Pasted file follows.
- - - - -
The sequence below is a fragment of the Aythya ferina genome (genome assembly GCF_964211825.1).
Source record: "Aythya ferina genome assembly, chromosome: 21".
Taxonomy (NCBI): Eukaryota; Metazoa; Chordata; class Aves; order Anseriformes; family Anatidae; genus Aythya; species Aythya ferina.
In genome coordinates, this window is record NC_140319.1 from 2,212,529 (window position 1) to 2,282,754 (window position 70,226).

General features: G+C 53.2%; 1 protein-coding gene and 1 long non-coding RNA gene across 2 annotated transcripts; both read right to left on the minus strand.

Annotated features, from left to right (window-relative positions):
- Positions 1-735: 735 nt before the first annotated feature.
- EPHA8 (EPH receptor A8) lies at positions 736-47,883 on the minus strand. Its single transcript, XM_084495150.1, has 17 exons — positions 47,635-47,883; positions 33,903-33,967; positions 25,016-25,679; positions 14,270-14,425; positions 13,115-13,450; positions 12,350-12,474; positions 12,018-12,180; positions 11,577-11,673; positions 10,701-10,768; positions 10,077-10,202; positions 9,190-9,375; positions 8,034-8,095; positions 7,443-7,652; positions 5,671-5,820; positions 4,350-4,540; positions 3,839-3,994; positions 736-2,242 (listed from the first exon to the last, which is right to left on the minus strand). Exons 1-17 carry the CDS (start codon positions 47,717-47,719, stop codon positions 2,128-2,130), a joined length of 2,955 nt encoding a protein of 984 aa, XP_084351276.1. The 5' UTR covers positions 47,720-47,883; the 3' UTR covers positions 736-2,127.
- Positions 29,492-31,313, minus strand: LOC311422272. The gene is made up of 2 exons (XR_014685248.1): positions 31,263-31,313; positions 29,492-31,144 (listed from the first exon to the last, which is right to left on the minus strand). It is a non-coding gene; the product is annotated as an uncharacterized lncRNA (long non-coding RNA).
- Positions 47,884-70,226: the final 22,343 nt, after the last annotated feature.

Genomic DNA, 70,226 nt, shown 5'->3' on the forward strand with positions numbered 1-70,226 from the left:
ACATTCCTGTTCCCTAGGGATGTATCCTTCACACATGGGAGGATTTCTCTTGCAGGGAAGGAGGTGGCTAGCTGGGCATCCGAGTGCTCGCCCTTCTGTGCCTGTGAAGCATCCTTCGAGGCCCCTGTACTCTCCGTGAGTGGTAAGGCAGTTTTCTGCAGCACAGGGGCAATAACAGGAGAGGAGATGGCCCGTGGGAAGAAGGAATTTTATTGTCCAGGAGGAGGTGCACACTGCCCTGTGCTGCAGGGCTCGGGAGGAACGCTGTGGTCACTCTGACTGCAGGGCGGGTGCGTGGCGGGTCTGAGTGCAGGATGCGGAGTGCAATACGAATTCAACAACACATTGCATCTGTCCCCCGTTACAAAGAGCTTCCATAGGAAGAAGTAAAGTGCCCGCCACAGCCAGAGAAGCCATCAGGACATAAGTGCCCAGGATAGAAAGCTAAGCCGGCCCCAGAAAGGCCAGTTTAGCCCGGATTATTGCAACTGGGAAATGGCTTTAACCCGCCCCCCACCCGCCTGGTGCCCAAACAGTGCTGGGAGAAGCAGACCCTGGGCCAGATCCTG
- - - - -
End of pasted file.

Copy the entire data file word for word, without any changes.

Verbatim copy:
The sequence below is a fragment of the Aythya ferina genome (genome assembly GCF_964211825.1).
Source record: "Aythya ferina genome assembly, chromosome: 21".
Taxonomy (NCBI): Eukaryota; Metazoa; Chordata; class Aves; order Anseriformes; family Anatidae; genus Aythya; species Aythya ferina.
In genome coordinates, this window is record NC_140319.1 from 2,212,529 (window position 1) to 2,282,754 (window position 70,226).

General features: G+C 53.2%; 1 protein-coding gene and 1 long non-coding RNA gene across 2 annotated transcripts; both read right to left on the minus strand.

Annotated features, from left to right (window-relative positions):
- Positions 1-735: 735 nt before the first annotated feature.
- EPHA8 (EPH receptor A8) lies at positions 736-47,883 on the minus strand. Its single transcript, XM_084495150.1, has 17 exons — positions 47,635-47,883; positions 33,903-33,967; positions 25,016-25,679; positions 14,270-14,425; positions 13,115-13,450; positions 12,350-12,474; positions 12,018-12,180; positions 11,577-11,673; positions 10,701-10,768; positions 10,077-10,202; positions 9,190-9,375; positions 8,034-8,095; positions 7,443-7,652; positions 5,671-5,820; positions 4,350-4,540; positions 3,839-3,994; positions 736-2,242 (listed from the first exon to the last, which is right to left on the minus strand). Exons 1-17 carry the CDS (start codon positions 47,717-47,719, stop codon positions 2,128-2,130), a joined length of 2,955 nt encoding a protein of 984 aa, XP_084351276.1. The 5' UTR covers positions 47,720-47,883; the 3' UTR covers positions 736-2,127.
- Positions 29,492-31,313, minus strand: LOC311422272. The gene is made up of 2 exons (XR_014685248.1): positions 31,263-31,313; positions 29,492-31,144 (listed from the first exon to the last, which is right to left on the minus strand). It is a non-coding gene; the product is annotated as an uncharacterized lncRNA (long non-coding RNA).
- Positions 47,884-70,226: the final 22,343 nt, after the last annotated feature.

Genomic DNA, 70,226 nt, shown 5'->3' on the forward strand with positions numbered 1-70,226 from the left:
ACATTCCTGTTCCCTAGGGATGTATCCTTCACACATGGGAGGATTTCTCTTGCAGGGAAGGAGGTGGCTAGCTGGGCATCCGAGTGCTCGCCCTTCTGTGCCTGTGAAGCATCCTTCGAGGCCCCTGTACTCTCCGTGAGTGGTAAGGCAGTTTTCTGCAGCACAGGGGCAATAACAGGAGAGGAGATGGCCCGTGGGAAGAAGGAATTTTATTGTCCAGGAGGAGGTGCACACTGCCCTGTGCTGCAGGGCTCGGGAGGAACGCTGTGGTCACTCTGACTGCAGGGCGGGTGCGTGGCGGGTCTGAGTGCAGGATGCGGAGTGCAATACGAATTCAACAACACATTGCATCTGTCCCCCGTTACAAAGAGCTTCCATAGGAAGAAGTAAAGTGCCCGCCACAGCCAGAGAAGCCATCAGGACATAAGTGCCCAGGATAGAAAGCTAAGCCGGCCCCAGAAAGGCCAGTTTAGCCCGGATTATTGCAACTGGGAAATGGCTTTAACCCGCCCCCCACCCGCCTGGTGCCCAAACAGTGCTGGGAGAAGCAGACCCTGGGCCAGATCCTG